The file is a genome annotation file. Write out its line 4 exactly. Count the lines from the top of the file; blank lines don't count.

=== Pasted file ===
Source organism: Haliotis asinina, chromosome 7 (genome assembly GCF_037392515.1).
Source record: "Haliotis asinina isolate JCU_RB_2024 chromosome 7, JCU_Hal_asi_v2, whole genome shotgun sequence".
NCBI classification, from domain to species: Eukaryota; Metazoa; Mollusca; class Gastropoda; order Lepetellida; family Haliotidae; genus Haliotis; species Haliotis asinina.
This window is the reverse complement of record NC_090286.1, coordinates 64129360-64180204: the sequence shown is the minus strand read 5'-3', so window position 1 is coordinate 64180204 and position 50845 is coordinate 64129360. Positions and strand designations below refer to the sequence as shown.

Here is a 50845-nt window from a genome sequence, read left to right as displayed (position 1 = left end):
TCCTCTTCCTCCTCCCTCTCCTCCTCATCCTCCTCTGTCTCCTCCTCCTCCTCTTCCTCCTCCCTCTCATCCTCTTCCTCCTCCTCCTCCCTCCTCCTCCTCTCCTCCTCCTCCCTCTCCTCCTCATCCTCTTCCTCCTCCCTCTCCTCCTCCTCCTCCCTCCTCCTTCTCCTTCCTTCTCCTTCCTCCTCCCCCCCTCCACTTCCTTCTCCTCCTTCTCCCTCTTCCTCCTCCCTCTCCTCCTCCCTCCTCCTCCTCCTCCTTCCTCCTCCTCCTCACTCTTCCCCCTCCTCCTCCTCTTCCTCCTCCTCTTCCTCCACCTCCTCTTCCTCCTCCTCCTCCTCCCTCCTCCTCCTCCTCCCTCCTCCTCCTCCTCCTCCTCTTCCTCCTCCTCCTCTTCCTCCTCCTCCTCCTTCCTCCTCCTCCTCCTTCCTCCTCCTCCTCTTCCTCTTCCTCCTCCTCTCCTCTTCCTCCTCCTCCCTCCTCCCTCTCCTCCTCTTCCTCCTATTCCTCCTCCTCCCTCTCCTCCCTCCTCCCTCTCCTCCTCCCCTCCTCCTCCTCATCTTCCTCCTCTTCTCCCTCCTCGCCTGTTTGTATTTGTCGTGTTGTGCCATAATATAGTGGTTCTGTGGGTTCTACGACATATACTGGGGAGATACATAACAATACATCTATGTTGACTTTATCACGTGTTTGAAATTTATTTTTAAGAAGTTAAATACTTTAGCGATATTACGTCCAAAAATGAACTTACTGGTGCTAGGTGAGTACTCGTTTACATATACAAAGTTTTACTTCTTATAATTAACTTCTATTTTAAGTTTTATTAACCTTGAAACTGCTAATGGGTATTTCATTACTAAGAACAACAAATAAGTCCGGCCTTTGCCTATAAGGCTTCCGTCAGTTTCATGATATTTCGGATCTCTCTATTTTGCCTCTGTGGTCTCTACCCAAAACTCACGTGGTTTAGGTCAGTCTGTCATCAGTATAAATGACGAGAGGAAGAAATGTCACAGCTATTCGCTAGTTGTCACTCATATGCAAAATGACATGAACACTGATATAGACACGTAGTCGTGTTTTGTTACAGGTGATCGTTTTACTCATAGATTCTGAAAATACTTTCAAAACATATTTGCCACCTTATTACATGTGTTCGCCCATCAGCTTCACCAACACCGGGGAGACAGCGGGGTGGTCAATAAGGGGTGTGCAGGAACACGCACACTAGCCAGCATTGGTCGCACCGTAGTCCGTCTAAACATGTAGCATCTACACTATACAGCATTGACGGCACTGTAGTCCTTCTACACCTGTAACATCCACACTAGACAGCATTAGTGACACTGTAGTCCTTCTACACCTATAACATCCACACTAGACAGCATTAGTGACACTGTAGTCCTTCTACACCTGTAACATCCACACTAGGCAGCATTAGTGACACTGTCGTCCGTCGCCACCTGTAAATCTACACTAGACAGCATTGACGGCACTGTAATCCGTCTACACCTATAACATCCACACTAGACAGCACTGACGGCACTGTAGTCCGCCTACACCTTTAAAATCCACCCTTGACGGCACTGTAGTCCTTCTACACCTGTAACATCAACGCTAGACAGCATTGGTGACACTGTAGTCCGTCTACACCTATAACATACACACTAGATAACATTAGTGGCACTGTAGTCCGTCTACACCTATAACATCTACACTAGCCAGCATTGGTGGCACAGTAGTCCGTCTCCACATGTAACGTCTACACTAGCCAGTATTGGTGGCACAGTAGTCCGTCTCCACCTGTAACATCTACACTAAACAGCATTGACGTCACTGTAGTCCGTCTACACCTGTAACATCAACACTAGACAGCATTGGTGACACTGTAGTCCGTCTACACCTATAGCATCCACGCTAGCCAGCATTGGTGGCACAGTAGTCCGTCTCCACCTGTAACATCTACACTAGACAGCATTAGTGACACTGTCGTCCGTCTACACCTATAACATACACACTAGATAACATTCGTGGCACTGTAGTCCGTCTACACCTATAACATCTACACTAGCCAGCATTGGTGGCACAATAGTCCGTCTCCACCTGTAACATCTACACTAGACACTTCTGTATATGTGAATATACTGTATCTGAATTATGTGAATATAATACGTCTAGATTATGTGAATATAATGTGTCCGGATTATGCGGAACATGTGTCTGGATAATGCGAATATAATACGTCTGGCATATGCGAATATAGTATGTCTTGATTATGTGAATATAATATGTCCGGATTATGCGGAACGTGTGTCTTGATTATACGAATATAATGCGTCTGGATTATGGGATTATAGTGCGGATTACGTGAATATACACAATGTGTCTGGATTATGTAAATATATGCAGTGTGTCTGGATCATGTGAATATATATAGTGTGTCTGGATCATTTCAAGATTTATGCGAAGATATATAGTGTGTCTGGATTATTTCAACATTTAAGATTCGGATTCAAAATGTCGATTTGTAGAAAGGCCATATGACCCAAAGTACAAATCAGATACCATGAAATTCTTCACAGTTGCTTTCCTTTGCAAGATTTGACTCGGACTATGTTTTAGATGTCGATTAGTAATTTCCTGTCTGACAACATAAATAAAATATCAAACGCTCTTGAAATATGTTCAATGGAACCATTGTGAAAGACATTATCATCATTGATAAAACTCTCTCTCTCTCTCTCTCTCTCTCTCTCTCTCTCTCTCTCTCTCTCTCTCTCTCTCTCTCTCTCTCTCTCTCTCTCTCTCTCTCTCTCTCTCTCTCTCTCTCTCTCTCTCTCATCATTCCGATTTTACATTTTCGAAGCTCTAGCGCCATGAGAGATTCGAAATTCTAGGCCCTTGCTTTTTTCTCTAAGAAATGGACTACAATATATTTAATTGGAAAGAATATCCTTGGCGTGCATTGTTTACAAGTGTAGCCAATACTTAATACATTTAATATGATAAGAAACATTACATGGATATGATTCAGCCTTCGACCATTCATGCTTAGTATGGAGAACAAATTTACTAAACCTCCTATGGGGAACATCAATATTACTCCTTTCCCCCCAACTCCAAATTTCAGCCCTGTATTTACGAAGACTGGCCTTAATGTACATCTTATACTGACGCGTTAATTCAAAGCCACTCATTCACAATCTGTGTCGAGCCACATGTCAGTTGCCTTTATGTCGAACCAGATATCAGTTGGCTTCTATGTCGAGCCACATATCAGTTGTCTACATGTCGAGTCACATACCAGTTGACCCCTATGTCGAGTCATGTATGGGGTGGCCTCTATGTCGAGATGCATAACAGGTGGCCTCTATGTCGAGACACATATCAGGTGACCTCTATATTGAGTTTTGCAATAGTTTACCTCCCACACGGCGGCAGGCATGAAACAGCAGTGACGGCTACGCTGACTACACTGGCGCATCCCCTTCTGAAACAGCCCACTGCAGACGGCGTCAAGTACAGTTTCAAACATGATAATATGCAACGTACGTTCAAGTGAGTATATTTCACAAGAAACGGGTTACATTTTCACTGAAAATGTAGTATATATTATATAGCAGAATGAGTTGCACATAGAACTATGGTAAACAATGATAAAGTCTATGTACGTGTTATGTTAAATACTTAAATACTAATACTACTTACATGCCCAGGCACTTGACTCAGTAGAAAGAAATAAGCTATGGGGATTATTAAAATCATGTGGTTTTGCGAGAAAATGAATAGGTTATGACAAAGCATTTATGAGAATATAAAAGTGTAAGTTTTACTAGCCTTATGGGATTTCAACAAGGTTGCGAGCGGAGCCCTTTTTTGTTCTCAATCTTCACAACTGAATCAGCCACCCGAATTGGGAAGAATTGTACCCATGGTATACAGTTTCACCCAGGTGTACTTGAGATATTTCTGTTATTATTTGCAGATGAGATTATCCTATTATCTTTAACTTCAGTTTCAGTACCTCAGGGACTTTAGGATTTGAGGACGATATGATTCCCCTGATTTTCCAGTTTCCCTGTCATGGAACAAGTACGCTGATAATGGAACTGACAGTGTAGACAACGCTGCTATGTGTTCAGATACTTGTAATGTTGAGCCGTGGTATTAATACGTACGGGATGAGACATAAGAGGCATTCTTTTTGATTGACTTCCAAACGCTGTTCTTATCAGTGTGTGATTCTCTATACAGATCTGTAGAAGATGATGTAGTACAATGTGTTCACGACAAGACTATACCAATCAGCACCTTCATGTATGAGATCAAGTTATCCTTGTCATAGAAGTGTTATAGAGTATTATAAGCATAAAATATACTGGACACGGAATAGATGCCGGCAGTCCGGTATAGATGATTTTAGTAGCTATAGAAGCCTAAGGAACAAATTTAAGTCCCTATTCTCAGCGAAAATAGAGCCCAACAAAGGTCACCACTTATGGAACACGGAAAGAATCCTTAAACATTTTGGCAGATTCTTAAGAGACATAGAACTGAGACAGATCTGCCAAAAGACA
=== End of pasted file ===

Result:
This window is the reverse complement of record NC_090286.1, coordinates 64129360-64180204: the sequence shown is the minus strand read 5'-3', so window position 1 is coordinate 64180204 and position 50845 is coordinate 64129360. Positions and strand designations below refer to the sequence as shown.